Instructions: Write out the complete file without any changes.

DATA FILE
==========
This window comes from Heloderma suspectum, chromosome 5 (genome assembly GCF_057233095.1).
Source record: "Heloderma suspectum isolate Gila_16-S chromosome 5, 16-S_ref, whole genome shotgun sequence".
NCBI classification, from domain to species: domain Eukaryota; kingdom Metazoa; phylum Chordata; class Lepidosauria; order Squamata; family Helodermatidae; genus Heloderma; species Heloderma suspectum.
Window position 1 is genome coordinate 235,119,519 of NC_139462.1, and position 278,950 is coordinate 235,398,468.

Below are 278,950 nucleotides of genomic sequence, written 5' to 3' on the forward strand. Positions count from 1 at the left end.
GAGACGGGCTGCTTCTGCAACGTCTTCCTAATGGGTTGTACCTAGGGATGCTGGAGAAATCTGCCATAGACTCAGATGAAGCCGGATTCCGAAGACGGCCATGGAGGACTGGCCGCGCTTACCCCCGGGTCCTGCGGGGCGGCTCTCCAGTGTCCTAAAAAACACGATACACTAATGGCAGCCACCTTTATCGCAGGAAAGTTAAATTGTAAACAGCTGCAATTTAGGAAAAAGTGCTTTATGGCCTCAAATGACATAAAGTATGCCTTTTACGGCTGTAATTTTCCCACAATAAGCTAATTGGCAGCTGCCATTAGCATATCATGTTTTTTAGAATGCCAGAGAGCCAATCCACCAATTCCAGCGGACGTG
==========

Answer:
This window comes from Heloderma suspectum, chromosome 5 (genome assembly GCF_057233095.1).
Source record: "Heloderma suspectum isolate Gila_16-S chromosome 5, 16-S_ref, whole genome shotgun sequence".
NCBI classification, from domain to species: domain Eukaryota; kingdom Metazoa; phylum Chordata; class Lepidosauria; order Squamata; family Helodermatidae; genus Heloderma; species Heloderma suspectum.
Window position 1 is genome coordinate 235,119,519 of NC_139462.1, and position 278,950 is coordinate 235,398,468.

Below are 278,950 nucleotides of genomic sequence, written 5' to 3' on the forward strand. Positions count from 1 at the left end.
GAGACGGGCTGCTTCTGCAACGTCTTCCTAATGGGTTGTACCTAGGGATGCTGGAGAAATCTGCCATAGACTCAGATGAAGCCGGATTCCGAAGACGGCCATGGAGGACTGGCCGCGCTTACCCCCGGGTCCTGCGGGGCGGCTCTCCAGTGTCCTAAAAAACACGATACACTAATGGCAGCCACCTTTATCGCAGGAAAGTTAAATTGTAAACAGCTGCAATTTAGGAAAAAGTGCTTTATGGCCTCAAATGACATAAAGTATGCCTTTTACGGCTGTAATTTTCCCACAATAAGCTAATTGGCAGCTGCCATTAGCATATCATGTTTTTTAGAATGCCAGAGAGCCAATCCACCAATTCCAGCGGACGTG